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RIC junior Joe DeLeo

By his own admission, Joe DeLeo was so painfully shy he had to repeat pre-kindergarten because he refused to speak a single word in class the entire year.

Perhaps he was just getting warmed up for his life work, because the musical theatre major has been singing, dancing and acting in almost every elementary school, high school and college production since.

Deciding to make a career out of performing wasn’t easy, he said. “I tried to convince myself that I could work in other professions, but I didn’t have a passion for anything else. I eat, sleep and breathe theatre. It took me a while to accept that this is who I am – a performer – and this is who I am going to be.”

In fact, DeLeo’s idea of the perfect semester occurred during his sophomore year, when he enrolled in five dance classes (ballet, tap, jazz, modern dance and a RIC Dance Company class), not to mention three theatre classes and a voice class, followed by RIC Dance Company rehearsals in the evening.

“My day went from eight in the morning until 10 at night,” he said. “In between classes I’d go to my job and then come back for more classes and rehearsals. I gave my meal card to my friends so they could buy me lunch. I didn’t have time to go to the dining center. That was the most exciting semester for me. I wouldn’t have it any other way.”

DeLeo prides himself on having one of the “hardest-working majors” at the college. RIC offers the only musical theatre program in Southeastern New England, a program that requires that all students take music classes alongside music majors and perform at the level of music majors, to take dance classes alongside dance majors and perform at the level of dance majors, and, of course, there are the theatre classes.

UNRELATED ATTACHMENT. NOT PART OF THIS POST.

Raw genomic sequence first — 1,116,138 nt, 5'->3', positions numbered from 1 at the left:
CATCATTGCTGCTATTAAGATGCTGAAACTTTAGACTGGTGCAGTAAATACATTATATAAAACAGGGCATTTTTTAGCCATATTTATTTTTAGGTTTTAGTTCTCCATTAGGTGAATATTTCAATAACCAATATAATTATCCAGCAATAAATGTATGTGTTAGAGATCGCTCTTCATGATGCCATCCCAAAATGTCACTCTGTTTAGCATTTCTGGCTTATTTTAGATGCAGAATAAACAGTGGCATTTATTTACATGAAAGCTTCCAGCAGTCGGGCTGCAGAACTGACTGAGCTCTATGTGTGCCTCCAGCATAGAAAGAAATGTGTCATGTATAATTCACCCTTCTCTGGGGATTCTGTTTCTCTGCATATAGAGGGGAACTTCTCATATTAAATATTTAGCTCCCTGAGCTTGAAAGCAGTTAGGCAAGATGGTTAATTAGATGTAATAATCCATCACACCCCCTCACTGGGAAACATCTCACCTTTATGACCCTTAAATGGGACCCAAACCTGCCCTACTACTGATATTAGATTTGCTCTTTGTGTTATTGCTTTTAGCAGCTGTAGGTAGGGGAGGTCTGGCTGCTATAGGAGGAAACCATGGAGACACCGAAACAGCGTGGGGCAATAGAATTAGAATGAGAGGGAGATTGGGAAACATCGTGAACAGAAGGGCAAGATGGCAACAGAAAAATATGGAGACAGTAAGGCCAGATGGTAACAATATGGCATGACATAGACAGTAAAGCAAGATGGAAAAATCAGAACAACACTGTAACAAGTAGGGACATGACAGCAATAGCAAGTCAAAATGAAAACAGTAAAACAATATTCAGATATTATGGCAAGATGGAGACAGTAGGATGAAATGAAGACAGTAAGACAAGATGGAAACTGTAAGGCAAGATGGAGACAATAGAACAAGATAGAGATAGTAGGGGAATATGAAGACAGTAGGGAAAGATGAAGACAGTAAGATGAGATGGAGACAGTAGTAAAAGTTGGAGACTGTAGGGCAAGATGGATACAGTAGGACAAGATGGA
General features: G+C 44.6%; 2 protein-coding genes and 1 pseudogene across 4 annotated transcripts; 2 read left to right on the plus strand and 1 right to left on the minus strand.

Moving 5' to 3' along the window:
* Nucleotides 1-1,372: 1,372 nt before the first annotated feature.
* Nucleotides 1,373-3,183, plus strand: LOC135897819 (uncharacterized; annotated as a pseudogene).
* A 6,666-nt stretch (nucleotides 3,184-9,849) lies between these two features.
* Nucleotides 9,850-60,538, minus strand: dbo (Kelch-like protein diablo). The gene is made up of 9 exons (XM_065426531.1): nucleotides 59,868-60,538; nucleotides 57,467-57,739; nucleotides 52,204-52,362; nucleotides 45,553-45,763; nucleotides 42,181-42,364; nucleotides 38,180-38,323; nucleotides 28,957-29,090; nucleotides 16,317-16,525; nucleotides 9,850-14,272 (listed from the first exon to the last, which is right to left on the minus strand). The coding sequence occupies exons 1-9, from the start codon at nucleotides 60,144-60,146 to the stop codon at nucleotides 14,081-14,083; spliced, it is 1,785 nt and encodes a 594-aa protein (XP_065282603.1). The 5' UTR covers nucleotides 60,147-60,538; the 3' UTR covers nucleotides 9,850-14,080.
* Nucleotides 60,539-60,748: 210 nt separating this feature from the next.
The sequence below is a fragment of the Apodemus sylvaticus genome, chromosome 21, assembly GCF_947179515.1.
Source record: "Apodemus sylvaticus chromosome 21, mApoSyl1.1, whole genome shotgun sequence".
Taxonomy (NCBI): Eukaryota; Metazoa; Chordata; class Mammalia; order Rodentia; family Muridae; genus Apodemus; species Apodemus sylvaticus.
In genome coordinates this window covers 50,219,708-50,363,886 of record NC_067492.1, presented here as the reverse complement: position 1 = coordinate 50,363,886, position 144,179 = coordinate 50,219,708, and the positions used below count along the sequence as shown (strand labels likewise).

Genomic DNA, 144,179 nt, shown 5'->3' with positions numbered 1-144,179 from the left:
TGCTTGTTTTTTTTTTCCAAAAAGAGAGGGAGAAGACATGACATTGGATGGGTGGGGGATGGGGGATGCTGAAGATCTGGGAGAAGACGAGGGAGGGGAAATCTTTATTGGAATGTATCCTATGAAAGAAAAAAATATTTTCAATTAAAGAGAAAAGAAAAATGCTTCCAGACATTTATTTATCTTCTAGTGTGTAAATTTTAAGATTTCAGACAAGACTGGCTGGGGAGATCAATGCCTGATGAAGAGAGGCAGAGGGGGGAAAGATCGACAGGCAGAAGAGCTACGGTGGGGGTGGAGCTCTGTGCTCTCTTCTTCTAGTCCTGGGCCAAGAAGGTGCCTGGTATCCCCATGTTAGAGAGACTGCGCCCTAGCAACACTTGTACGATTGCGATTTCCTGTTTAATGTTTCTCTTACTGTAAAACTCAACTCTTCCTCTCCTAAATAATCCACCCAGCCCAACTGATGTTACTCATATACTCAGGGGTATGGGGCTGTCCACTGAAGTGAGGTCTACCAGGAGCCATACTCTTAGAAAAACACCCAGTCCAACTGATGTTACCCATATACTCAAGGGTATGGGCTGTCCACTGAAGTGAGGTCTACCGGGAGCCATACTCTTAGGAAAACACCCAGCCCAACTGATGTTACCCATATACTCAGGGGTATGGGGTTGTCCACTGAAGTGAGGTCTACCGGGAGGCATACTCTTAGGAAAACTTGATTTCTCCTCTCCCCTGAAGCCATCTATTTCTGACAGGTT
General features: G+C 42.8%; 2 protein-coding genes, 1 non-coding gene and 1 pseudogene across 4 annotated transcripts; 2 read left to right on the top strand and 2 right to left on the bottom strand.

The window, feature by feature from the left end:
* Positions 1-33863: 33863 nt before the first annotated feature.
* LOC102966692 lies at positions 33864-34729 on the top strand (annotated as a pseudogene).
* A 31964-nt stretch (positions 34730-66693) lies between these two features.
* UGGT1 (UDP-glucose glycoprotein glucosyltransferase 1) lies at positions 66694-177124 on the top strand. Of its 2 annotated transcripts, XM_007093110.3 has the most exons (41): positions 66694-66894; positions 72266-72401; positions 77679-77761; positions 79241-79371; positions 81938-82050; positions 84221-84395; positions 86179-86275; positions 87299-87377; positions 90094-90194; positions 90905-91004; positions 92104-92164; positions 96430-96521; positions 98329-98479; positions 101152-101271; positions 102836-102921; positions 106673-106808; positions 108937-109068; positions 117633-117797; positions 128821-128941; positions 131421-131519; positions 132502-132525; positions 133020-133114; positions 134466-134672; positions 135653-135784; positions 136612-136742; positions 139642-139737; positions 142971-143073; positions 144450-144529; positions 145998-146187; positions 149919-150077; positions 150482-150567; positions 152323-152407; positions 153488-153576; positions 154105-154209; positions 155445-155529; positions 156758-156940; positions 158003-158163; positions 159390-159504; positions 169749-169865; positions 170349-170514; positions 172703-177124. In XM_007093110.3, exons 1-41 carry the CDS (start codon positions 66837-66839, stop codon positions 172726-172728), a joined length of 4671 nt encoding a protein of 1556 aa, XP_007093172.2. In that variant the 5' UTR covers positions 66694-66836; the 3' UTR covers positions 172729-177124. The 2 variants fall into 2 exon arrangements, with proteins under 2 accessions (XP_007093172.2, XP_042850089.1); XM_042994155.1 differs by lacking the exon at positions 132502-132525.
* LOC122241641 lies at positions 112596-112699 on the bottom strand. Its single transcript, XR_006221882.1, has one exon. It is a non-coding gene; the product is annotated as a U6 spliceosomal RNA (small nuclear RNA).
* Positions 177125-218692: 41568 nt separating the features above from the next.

DeLeo performs in RIC MainStage Theatre’s production of “Godspell.”

DeLeo performed in his first professional production last summer with the Ocean State Theater Company. “By taking what I learned here and performing with professionals, I discovered how well I had been trained at RIC,” he said.

His training has paid off in other ways, as well. This year he was recognized at the Region I Kennedy Center American College Theatre Festival (KCACTF), making it to the semi-finals in the KCACTF Irene Ryan Acting Scholarship competition and to the finals in the KCACTF competition for the Richard Maltby Jr. Award for Musical Theatre Excellence.

After about 10 years in professional musical theatre, DeLeo said he would like to earn an M.F.A. in theatre and teach at the college level.

“I would love to be Bill Wilson, director of RIC’s musical theatre program,” he said. “Bill and Angelica [Gel] Vessella, director of dance, inspire us to be better and to do great things. They instill in us a passion for what we do. If I can instill that in someone else, I think it would be the greatest gift you could give someone.”

He added, “I think this is an exciting time to be at RIC in the performing arts. I don’t think there’s been a better time. Bill and Gel just keep getting better and better.”

For three consecutive years (2012-2014), RIC musical theatre students, under the leadership of Wilson, have won the Richard Maltby, Jr. Award for Musical Theatre Excellence at the KCACTF.

At this year’s festival, three RIC students came away with awards while RIC Mainstage Theatre’s production of “Godspell,” a featured performance, won Merit Awards for Outstanding Musical Ensemble and Outstanding Choreography/Movement.

DeLeo is already looking ahead to his next performance. He said, “You’re only as good as your last performance. So when people ask me, ‘What’s your favorite show?’ I always say, ‘The next show.’”​